Effects of neo-adjuvant chemotherapy for oesophago-gastric cancer on neuro-muscular gastric function
Sung, E. Z. H., Arasaradnam, Ramesh P., Jarvie, E. M., James, Sean, Goodyear, S. J., Borman, R. A., Snead, David, Sanger, G. J. and Nwokolo, Chuka U.. (2012) Effects of neo-adjuvant chemotherapy for oesophago-gastric cancer on neuro-muscular gastric function. Molecular Biology Reports, Vol.39 (No.12). pp. 9989-9994. ISSN 0301-4851
WRAP_ARarasadnam_Gastric_chemo_ motility_paper-13-ejc_October 2011_RPA.pdf - Accepted Version
Restricted to Repository staff only until 1 January 2014.
Official URL: http://dx.doi.org/10.1007/s11033-012-1866-7
Delayed gastric emptying symptoms are often reported after chemotherapy. This study aims to characterise the effects of chemotherapy on gastric neuro-muscular function. Patients undergoing elective surgery for oesophago-gastric cancer were recruited. Acetylcholinesterase, nNOS, ghrelin receptor and motilin expressions were studied in gastric sections from patients receiving no chemotherapy (n = 3) or oesophageal (n = 2) or gastric (n = 2) chemotherapy. A scoring system quantified staining intensity (0–3; no staining to strong). Stomach sections were separately suspended in tissue baths for electrical field stimulation (EFS) and exposure to erythromycin or carbachol; three patients had no chemotherapy; four completed cisplatin-based chemotherapy within 6 weeks prior to surgery. AChE expression was markedly decreased after chemotherapy (scores 2.3 ± 0.7, 0.5 ± 0.2 and 0 ± 0 in non-chemotherapy, oesophageal- and gastric-chemotherapy groups (p < 0.03 each) respectively. Ghrelin receptor and motilin expression tended to increase (ghrelin: 0.7 ± 0.4 vs 2.0 ± 0.4 and 1.2 ± 0.2 respectively; p = 0.04 and p = 0.2; motilin: 0.7 ± 0.5 vs 2.2 ± 0.5 and 2.0 ± 0.7; p = 0.06 and p = 0.16). Maximal contraction to carbachol was 3.7 ± 0.7 g and 1.9 ± 0.8 g (longitudinal muscle) and 3.4 ± 0.4 g and 1.6 ± 0.6 (circular) in non-chemotherapy and chemotherapy tissues respectively (p < 0.05 each). There were loss of AChE and reduction in contractility to carbachol. The tendency for ghrelin receptors to increase suggests an attempt to upregulate compensating systems. Our study offers a mechanism by which chemotherapy markedly alters neuro-muscular gastric function.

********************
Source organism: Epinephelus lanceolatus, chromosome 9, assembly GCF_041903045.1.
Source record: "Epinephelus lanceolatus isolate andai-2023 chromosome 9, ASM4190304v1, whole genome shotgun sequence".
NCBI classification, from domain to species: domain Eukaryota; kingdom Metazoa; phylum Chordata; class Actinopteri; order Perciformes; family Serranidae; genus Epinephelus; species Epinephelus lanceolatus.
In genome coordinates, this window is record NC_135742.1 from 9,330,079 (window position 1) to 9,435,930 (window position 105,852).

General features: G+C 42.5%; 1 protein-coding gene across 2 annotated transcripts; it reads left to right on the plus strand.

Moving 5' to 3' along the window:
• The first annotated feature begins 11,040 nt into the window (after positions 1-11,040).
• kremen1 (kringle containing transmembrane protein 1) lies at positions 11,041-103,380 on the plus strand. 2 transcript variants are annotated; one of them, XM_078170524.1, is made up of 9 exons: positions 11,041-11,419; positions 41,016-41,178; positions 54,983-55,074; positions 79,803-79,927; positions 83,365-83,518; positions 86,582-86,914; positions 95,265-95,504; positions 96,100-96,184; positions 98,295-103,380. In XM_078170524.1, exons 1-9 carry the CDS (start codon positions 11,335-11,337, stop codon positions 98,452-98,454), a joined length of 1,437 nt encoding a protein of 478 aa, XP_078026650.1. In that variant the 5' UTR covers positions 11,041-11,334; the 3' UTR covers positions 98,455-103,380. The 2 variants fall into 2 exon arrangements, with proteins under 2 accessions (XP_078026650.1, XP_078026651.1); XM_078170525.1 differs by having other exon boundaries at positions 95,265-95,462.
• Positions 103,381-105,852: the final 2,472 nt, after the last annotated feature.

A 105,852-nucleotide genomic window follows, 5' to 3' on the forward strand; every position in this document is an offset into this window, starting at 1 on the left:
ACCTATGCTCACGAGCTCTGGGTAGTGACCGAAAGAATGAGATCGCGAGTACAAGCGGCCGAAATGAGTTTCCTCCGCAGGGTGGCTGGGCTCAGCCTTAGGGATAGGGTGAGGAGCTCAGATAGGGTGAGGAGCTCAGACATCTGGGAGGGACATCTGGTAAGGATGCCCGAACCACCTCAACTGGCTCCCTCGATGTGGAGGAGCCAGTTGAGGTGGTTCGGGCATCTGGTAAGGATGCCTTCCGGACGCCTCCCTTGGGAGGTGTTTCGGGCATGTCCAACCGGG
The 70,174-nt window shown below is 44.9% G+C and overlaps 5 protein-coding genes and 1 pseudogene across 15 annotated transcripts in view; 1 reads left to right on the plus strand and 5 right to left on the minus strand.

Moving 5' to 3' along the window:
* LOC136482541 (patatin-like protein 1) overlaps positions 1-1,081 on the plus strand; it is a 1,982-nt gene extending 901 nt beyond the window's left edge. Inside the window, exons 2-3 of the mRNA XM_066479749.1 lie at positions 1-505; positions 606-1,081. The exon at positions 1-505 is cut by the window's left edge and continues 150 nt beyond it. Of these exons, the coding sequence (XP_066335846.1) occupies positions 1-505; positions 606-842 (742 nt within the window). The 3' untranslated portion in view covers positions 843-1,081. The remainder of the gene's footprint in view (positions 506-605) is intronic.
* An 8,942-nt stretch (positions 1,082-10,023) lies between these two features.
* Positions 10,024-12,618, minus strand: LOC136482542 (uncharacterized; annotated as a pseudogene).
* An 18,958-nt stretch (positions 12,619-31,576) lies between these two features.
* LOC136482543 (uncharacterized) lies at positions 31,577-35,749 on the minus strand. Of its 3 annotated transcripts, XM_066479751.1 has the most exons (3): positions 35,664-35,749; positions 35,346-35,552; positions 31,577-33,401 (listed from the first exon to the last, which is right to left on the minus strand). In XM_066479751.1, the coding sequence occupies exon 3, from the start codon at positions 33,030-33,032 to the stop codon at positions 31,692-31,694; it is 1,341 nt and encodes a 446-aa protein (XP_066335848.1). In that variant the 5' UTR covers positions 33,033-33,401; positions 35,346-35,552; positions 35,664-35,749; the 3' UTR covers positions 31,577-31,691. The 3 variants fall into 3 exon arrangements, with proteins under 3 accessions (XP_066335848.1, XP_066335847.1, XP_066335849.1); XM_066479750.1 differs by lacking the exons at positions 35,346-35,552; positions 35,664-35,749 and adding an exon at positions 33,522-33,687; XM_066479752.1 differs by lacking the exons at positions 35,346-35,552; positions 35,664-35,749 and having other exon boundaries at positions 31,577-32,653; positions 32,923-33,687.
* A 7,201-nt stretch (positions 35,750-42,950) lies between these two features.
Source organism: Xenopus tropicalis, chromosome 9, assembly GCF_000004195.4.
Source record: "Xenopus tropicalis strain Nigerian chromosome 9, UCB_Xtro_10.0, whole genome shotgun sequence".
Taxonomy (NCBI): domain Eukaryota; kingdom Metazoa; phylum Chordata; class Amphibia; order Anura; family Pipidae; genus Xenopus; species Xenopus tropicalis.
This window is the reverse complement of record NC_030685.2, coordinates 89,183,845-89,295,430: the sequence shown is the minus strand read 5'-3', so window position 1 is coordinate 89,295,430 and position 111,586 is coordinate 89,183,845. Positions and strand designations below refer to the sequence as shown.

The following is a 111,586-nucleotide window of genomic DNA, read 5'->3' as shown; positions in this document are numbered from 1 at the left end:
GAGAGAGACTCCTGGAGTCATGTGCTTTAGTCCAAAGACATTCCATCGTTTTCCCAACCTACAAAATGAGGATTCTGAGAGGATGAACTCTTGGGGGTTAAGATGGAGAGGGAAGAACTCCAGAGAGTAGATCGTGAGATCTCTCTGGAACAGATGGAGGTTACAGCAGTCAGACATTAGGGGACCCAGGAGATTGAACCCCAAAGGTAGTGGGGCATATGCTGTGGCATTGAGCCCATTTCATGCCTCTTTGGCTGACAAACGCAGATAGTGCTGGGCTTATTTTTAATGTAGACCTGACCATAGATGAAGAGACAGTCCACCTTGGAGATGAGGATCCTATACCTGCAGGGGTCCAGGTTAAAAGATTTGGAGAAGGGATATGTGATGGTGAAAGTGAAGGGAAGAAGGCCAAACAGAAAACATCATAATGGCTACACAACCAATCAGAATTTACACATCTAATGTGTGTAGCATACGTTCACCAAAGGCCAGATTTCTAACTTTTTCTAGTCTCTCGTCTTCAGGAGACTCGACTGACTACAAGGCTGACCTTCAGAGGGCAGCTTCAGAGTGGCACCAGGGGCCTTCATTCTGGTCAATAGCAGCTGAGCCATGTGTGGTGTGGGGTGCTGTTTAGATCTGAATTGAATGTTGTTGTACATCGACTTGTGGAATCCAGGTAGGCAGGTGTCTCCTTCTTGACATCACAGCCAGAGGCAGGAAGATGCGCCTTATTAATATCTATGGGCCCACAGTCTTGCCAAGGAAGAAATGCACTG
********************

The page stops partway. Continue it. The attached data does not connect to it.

|Item Type:||Journal Article|
|Subjects:||R Medicine > RC Internal medicine > RC0254 Neoplasms. Tumors. Oncology (including Cancer)
R Medicine > RM Therapeutics. Pharmacology
|Divisions:||Faculty of Medicine > Warwick Medical School > Health Sciences|
|Library of Congress Subject Headings (LCSH):||Drugs -- Side effects, Esophagus -- Cancer -- Chemotherapy, Stomach -- Cancer -- Chemotherapy, Stomach -- Physiology|
|Journal or Publication Title:||Molecular Biology Reports|
|Page Range:||pp. 9989-9994|
|Access rights to Published version:||Restricted or Subscription Access|
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